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ltalian explorer Carla Perrotti
Materials are provided by "Travel China weekly newspaper"
The Taklamakan Desert in China's Xinjiang Uygur Autonomous Region is known as the Sea of Death from which nobody escapes. It is a frightening place for most people, but for the ltalian woman explorer Carla Perrotti, it is a challenge that she had long dreamed of.

"I have dreamed of conquering this second largest desert of the world for many years," Carla said, "and to prove that we are able to walk out of it."

Carla in the Kalahari Desert

Carla successfully walked through the Kalahari
Desert in Botswana two years ago.

Over the past few decades, 51-year-old Carla has left her footprints in many big deserts of the world, and has become a well known figure in the desert exploration field.

On Nov. 1998, she successfully walked out of the Taklamakan Desert after trekking 550 kilometers in 24 days. She is the first to walk through the desert alone.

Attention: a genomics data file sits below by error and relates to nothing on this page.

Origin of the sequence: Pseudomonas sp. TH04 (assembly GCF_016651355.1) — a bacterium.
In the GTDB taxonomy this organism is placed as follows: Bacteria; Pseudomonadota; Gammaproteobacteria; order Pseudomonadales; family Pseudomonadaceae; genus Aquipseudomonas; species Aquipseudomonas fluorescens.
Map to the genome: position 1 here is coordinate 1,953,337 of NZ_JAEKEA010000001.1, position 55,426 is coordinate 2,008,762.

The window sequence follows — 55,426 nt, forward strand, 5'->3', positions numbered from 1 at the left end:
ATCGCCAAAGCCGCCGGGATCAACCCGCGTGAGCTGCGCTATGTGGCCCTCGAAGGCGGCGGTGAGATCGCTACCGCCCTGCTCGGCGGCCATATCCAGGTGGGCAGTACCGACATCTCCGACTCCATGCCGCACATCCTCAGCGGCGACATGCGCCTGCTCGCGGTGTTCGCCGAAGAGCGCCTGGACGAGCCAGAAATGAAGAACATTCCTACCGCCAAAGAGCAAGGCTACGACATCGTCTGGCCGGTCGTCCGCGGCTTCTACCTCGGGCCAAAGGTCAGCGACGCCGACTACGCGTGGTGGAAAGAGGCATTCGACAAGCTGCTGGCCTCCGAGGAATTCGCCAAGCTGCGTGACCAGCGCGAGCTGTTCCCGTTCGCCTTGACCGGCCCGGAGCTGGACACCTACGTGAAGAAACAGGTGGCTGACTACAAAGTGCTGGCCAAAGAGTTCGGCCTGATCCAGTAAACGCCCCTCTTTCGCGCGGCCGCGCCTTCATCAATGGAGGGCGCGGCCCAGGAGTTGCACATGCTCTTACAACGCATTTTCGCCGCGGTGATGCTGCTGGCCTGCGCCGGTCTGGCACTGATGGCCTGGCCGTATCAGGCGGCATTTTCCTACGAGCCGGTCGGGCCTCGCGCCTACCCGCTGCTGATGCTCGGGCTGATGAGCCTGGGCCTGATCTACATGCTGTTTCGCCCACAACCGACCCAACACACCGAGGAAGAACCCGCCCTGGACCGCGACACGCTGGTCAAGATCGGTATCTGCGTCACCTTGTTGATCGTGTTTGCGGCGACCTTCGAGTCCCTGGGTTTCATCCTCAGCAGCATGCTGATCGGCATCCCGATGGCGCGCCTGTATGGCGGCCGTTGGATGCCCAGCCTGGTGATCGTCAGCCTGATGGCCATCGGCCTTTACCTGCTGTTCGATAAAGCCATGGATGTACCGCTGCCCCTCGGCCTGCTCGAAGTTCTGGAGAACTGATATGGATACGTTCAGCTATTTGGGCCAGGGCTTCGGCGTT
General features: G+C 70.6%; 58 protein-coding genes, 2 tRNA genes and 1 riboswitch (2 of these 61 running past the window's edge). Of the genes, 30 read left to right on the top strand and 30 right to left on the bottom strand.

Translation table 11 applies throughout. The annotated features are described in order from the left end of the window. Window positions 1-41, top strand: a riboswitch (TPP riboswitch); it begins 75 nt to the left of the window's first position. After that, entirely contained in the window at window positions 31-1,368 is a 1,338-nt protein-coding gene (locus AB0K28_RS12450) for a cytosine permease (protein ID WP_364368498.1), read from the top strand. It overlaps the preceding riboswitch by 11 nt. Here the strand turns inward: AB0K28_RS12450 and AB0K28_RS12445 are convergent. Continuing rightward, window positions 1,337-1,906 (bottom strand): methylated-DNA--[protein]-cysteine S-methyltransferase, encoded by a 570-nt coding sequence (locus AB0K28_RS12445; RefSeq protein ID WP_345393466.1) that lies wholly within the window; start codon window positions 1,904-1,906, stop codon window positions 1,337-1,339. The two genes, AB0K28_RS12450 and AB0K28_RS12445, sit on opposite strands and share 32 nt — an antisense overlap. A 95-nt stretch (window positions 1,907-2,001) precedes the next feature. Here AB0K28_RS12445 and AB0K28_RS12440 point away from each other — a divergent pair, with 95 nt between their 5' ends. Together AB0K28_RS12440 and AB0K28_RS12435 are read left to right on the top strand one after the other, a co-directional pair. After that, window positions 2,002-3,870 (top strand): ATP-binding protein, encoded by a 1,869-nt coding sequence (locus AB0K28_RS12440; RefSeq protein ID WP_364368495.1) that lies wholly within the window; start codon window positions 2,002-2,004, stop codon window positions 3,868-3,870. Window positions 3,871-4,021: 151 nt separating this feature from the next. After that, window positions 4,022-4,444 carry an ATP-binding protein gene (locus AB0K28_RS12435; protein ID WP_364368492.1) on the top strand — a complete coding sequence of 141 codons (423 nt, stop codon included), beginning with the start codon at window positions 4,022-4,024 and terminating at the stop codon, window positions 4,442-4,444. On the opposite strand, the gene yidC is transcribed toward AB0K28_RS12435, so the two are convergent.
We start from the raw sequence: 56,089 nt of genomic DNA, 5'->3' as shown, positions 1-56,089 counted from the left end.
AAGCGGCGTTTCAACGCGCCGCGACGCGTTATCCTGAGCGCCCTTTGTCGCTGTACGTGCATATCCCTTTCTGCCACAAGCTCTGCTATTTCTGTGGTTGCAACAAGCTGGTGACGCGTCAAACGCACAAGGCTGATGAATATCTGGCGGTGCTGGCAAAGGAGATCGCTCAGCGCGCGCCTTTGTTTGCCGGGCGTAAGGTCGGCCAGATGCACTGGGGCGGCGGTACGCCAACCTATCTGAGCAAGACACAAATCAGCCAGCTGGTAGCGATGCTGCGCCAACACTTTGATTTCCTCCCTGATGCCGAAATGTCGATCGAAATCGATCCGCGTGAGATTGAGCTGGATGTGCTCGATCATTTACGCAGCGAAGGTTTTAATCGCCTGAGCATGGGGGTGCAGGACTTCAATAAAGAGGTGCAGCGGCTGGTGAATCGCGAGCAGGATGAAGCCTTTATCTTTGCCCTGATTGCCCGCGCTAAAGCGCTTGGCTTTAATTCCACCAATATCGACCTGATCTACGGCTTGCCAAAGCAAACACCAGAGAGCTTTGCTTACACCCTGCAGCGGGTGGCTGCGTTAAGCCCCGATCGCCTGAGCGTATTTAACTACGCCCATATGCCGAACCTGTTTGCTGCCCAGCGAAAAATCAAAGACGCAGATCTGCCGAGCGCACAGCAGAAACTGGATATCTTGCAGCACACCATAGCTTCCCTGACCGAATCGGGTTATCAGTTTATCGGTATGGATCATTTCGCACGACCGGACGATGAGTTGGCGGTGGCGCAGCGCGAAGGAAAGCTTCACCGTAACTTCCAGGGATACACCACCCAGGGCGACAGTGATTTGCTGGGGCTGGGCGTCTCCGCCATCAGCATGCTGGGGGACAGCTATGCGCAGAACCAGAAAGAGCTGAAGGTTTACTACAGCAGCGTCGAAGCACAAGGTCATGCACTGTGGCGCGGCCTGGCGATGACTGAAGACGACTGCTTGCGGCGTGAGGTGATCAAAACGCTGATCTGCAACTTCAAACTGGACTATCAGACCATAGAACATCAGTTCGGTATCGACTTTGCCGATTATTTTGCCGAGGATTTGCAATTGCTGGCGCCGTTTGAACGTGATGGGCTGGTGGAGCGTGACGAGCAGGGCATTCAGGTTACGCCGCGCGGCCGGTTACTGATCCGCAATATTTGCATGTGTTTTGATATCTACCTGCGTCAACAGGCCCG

Two years ago, she explored the Kalahari Desert in Botswana and fixed the Taklamakan as her next target. The Kalahari Desert is one of the deserts in the world with the worst natural conditions, and Carla had spent 15 days there, trudging over 300 kilometers.

Carla in the Salar de Uyuni Salt Lake

Carla pulling a tricycle in the Salar de Uyauni
Salt Lake on October 16, 1994. She walked at
a rate of 30 kilometers every day and finished
the journey in six days.

In the Taklamakan Desert, there are poisonous snakes and frequent sand storms, and explorers have to bear lots of tortures such as water shortage and great temperature difference between boiling heat and freezing cold from day to night. After two years of physical exercises and technical preparations, Carla was finally ready for the new adventure. She started from Hotan to the south of the desert on October 26. Her 16-kilo-pack was filled with food, clothing, tent, a cellular phone, camera and video camera.

The sun rises at 9 o'clock in the morning in the desert, and Carla would usually start her journey an hour later. After three hours of walking, she would take a ten minute break and then start again. "Daytime is very short in the desert, and I try to walk as much as I can," Carla later told reporters. At around 5:30 p.m., she would begin to put up her tent for the night.

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